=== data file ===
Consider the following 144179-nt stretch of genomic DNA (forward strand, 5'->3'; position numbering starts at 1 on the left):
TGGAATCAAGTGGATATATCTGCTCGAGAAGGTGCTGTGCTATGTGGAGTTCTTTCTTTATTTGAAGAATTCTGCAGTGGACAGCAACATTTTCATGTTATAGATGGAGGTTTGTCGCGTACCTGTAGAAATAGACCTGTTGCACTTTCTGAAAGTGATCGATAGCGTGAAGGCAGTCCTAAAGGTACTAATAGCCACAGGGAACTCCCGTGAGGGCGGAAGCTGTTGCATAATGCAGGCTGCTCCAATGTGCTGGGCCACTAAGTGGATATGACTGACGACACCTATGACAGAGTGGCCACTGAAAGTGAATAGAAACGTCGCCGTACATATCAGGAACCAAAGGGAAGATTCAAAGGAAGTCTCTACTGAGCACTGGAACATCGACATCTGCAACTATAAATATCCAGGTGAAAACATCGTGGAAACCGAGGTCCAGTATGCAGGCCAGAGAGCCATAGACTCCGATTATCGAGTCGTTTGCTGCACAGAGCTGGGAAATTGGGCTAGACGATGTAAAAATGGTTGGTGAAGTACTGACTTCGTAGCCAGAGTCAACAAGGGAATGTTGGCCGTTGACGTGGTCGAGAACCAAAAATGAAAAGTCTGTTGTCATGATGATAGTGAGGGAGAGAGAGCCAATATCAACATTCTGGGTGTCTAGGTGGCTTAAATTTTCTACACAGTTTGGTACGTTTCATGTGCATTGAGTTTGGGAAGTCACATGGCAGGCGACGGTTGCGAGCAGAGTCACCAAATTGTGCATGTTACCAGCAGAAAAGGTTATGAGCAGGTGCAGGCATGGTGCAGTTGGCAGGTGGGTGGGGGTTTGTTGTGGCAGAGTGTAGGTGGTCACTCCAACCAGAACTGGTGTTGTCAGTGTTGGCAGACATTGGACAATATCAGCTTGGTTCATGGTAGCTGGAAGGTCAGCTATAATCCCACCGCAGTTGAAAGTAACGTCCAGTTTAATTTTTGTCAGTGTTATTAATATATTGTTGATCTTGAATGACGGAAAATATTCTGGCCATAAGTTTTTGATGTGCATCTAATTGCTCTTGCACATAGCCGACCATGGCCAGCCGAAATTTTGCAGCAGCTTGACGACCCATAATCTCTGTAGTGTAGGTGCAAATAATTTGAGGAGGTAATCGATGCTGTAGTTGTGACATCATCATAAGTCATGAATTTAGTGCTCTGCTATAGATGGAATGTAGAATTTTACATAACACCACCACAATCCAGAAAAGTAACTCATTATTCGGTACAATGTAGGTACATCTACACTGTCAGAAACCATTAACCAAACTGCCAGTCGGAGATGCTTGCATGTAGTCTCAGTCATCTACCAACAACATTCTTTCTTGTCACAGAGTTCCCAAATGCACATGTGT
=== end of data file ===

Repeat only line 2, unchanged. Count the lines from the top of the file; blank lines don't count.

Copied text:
TGGAATCAAGTGGATATATCTGCTCGAGAAGGTGCTGTGCTATGTGGAGTTCTTTCTTTATTTGAAGAATTCTGCAGTGGACAGCAACATTTTCATGTTATAGATGGAGGTTTGTCGCGTACCTGTAGAAATAGACCTGTTGCACTTTCTGAAAGTGATCGATAGCGTGAAGGCAGTCCTAAAGGTACTAATAGCCACAGGGAACTCCCGTGAGGGCGGAAGCTGTTGCATAATGCAGGCTGCTCCAATGTGCTGGGCCACTAAGTGGATATGACTGACGACACCTATGACAGAGTGGCCACTGAAAGTGAATAGAAACGTCGCCGTACATATCAGGAACCAAAGGGAAGATTCAAAGGAAGTCTCTACTGAGCACTGGAACATCGACATCTGCAACTATAAATATCCAGGTGAAAACATCGTGGAAACCGAGGTCCAGTATGCAGGCCAGAGAGCCATAGACTCCGATTATCGAGTCGTTTGCTGCACAGAGCTGGGAAATTGGGCTAGACGATGTAAAAATGGTTGGTGAAGTACTGACTTCGTAGCCAGAGTCAACAAGGGAATGTTGGCCGTTGACGTGGTCGAGAACCAAAAATGAAAAGTCTGTTGTCATGATGATAGTGAGGGAGAGAGAGCCAATATCAACATTCTGGGTGTCTAGGTGGCTTAAATTTTCTACACAGTTTGGTACGTTTCATGTGCATTGAGTTTGGGAAGTCACATGGCAGGCGACGGTTGCGAGCAGAGTCACCAAATTGTGCATGTTACCAGCAGAAAAGGTTATGAGCAGGTGCAGGCATGGTGCAGTTGGCAGGTGGGTGGGGGTTTGTTGTGGCAGAGTGTAGGTGGTCACTCCAACCAGAACTGGTGTTGTCAGTGTTGGCAGACATTGGACAATATCAGCTTGGTTCATGGTAGCTGGAAGGTCAGCTATAATCCCACCGCAGTTGAAAGTAACGTCCAGTTTAATTTTTGTCAGTGTTATTAATATATTGTTGATCTTGAATGACGGAAAATATTCTGGCCATAAGTTTTTGATGTGCATCTAATTGCTCTTGCACATAGCCGACCATGGCCAGCCGAAATTTTGCAGCAGCTTGACGACCCATAATCTCTGTAGTGTAGGTGCAAATAATTTGAGGAGGTAATCGATGCTGTAGTTGTGACATCATCATAAGTCATGAATTTAGTGCTCTGCTATAGATGGAATGTAGAATTTTACATAACACCACCACAATCCAGAAAAGTAACTCATTATTCGGTACAATGTAGGTACATCTACACTGTCAGAAACCATTAACCAAACTGCCAGTCGGAGATGCTTGCATGTAGTCTCAGTCATCTACCAACAACATTCTTTCTTGTCACAGAGTTCCCAAATGCACATGTGT